- Rated: Not Rated
- Run Time: 1 hours, 26 minutes
- Video: Color
- Released: July 21, 2009
- Originally Released: 1966
- Label: Criterion
- Encoding: Region 1 (USA & Canada)
- Packaging: Keep Case
- Aspect Ratio: Widescreen - 2.35
- Dolby Digital 1.0 Mono - French
- Additional Release Material:
- Anna Karina, Actor; Laszlo Szabo, Actor
- Personal / Political Made In U.S.A Video Piece
- 2 or 3 Things I Know About Her
- Re-release Theatrical Trailers
- Visual Essay
- J. Hoberman, Film Critic
Performers, Cast and Crew:
A. O. Scott - 01/08/2008
"[A] bright and jagged piece of the jigsaw puzzle of Mr. Godard's career."
Los Angeles Times - 01/16/2009
"Elliptical in the extreme and loaded with cinematic and political references, the film is nevertheless compelling because of Anna Karina's radiant presence and Godard's stunning images, dry wit, political fervor and endless inventiveness and daring."
MADE IN U.S.A. is vanguard Nouvelle Vague director Jean-Luc Godard's great lost masterwork. Filmed during the height of his most fertile cinematic period (between 1960 and 1967), it's loosely based on THE JUGGER, a pulp crime novel by Donald E. Westlake. Distribution of the film was long suppressed due to a legal battle between the film's producers and Westlake over unpaid adaptation rights. In the decades since its 1967 American premiere at the New York Film Festival, Godard's incendiary strike against cinematic convention and mid-20th-century pop culture remains as vibrant, stridently political, and essential as ever. The film stars the director's soon-to-be ex-wife, Anna Karina, as a private investigator (Paula Nelson) searching for her missing boyfriend, Richard P. (a victim of assassination or political intrigue never fully explained), and the deliberately labyrinthine plot follows a trail of dead bodies, cartoon-like violence, and a deluge of leftist rhetoric--no doubt informed by the turbulent events of late-‘60s France. Jarring edits and the clash of street noise threaten to raze pertinent plot details what is perhaps Godard's most conspicuous effacement of narrative and cinematic convention. Notwithstanding some impenetrable plot details, the director's typical self-reflexivity and allusion to film history have never been as deliriously satiric or knowingly capricious. Visually, MADE IN U.S.A. is steeped in a kaleidoscopic whimsy of comic-strip panels and Mod colors--Karina at one point even declares, presumably directly to the audience, "We were in a political movie…Walt Disney with blood." Elsewhere, bar patrons indulge in a discussion about semiology, and even Marianne Faithfull shows up, singing an a capella version of her "As Tears Go By." Though largely critical of the byproducts of American cultural imperialism, MADE IN U.S.A. is political polemic mixed with a dash of Hollywood sentiment, invoking, as it does, Howard Hawk's 1946 version of THE BIG SLEEP, and noir directors Sam Fuller and Nicholas Ray, whom Godard inscribes in the film's dedication: "taught me about picture and sound."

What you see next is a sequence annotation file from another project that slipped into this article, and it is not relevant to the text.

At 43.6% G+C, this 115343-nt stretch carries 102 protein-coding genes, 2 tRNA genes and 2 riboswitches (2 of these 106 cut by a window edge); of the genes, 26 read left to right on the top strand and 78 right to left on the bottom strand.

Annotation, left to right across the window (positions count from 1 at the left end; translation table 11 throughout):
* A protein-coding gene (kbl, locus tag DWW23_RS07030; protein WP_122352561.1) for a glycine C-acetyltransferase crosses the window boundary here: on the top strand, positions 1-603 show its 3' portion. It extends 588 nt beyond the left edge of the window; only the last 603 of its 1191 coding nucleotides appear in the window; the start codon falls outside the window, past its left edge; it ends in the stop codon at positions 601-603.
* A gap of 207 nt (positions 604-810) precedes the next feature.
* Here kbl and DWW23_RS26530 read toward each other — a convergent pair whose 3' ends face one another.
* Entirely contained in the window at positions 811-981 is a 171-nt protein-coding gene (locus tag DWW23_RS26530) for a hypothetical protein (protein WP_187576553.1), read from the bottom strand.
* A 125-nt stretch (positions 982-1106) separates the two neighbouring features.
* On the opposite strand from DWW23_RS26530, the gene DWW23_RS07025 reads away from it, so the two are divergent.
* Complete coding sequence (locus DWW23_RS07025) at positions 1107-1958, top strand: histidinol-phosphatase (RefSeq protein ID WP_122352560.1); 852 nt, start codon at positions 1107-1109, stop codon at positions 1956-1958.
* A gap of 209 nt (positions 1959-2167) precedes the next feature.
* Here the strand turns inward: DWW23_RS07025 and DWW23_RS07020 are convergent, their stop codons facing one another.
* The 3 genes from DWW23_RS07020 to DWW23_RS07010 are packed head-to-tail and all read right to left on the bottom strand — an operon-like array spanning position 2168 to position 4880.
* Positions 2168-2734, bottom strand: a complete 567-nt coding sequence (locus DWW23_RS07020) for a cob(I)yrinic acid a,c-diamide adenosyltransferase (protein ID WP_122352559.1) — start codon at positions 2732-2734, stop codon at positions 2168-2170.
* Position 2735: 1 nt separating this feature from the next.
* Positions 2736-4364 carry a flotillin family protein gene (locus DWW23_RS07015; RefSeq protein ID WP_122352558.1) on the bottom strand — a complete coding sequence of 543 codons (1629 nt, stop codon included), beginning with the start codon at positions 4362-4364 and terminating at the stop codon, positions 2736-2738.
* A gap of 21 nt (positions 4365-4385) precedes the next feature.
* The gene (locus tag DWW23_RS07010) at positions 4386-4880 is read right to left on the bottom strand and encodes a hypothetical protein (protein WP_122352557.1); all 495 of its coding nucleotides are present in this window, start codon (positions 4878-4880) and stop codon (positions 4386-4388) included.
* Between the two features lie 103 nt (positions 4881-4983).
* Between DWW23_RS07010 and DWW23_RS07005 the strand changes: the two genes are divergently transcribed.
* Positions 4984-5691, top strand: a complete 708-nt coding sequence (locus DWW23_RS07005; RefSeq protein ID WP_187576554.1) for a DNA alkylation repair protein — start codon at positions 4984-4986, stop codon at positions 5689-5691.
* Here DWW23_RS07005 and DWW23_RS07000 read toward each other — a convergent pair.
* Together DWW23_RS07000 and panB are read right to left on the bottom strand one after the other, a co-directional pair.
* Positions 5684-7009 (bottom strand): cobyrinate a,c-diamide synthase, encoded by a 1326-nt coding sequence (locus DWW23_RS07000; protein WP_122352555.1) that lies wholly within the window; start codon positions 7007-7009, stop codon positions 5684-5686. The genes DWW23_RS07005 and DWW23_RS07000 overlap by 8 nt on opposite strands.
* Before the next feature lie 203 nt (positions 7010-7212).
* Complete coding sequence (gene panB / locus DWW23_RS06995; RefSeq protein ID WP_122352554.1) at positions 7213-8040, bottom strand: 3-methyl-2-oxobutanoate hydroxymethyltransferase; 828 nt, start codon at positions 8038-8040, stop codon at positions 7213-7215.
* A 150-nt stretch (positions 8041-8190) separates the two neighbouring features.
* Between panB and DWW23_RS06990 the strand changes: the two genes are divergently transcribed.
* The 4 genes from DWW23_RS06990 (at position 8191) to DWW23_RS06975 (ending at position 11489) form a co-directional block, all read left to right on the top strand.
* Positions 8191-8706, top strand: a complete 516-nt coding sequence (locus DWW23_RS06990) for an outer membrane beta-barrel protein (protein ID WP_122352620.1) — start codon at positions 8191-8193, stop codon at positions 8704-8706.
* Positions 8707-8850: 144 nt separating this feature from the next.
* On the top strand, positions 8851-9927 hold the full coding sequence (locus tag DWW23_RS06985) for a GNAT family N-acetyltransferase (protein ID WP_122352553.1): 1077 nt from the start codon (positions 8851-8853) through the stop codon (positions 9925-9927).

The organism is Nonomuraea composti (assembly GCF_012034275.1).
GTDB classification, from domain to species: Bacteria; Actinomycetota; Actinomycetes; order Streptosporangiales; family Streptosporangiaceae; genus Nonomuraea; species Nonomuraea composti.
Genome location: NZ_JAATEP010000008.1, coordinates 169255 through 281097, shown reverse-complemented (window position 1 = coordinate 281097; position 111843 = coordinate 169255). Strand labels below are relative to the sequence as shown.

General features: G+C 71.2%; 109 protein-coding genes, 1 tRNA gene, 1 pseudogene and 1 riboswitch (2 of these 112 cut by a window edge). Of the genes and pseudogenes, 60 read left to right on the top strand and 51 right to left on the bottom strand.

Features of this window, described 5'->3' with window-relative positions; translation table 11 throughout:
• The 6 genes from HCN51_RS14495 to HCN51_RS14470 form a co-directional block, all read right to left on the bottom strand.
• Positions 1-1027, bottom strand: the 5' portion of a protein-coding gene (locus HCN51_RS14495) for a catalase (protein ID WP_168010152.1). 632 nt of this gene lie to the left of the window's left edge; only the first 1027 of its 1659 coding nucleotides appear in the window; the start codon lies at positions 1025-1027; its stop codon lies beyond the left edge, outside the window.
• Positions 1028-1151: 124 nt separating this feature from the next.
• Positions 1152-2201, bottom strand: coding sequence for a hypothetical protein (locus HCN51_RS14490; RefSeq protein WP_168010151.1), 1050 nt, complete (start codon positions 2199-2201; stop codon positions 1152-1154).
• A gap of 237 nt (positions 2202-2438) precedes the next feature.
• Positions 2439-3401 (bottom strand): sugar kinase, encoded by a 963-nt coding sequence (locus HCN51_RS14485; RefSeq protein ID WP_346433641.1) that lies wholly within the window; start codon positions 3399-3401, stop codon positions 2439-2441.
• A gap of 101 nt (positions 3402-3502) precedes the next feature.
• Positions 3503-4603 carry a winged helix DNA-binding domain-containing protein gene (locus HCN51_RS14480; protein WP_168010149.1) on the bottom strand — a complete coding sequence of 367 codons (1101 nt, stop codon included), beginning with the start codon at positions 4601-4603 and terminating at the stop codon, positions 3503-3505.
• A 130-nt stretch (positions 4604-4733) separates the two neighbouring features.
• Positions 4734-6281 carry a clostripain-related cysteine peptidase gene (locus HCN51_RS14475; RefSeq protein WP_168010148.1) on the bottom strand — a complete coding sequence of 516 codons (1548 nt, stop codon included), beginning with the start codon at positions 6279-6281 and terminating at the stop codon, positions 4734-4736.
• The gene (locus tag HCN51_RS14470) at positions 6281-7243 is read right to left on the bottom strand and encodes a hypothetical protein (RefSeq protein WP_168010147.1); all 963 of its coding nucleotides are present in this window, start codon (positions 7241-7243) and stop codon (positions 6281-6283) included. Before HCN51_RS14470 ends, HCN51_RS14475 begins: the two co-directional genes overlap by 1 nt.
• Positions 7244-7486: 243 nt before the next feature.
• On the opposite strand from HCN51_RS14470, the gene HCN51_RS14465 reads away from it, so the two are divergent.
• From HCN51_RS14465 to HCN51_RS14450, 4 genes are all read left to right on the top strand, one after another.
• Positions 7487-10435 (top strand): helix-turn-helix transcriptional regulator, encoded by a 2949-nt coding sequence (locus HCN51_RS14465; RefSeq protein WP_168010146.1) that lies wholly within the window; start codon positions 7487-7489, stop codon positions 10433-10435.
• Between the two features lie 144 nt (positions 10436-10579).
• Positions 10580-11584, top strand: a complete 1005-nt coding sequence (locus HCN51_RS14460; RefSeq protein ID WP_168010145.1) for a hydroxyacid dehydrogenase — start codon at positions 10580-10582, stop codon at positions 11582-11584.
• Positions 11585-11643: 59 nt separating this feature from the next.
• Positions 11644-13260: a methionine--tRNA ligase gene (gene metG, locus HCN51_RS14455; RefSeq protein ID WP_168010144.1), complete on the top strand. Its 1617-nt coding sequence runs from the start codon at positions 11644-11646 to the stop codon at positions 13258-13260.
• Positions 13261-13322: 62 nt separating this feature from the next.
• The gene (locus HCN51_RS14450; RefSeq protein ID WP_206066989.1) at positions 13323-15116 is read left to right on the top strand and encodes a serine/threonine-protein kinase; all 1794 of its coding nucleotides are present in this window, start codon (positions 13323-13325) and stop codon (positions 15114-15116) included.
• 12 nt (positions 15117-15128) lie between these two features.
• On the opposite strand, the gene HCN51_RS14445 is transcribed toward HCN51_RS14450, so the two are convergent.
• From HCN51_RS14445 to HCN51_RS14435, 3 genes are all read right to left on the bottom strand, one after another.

With its giddily complex noir plot and widescreen, color-drenched images, Made in U.S.A was a final burst of exuberance from Jean-Luc Godard's early-sixties barrage of delirious movie-movies. Yet this chaotic crime thriller and acidly funny critique of consumerisM--featuring Anna Karina as the most brightly dressed private investigator in film history, rummaging through an intricate plot for a former lover who might have been assassinated--also points toward the more political cinema that would come to define Godard. Featuring characters with names such as Richard Nixon, Robert McNamara, David Goodis, and Doris Mizoguchi, and appearances by a slapstick Jean-Pierre Leaud and a sweetly singing Marianne Faithfull, this piece of pop art is like a Looney Tunes rendition of The Big Sleep gone New Wave.
New Wave (Film) |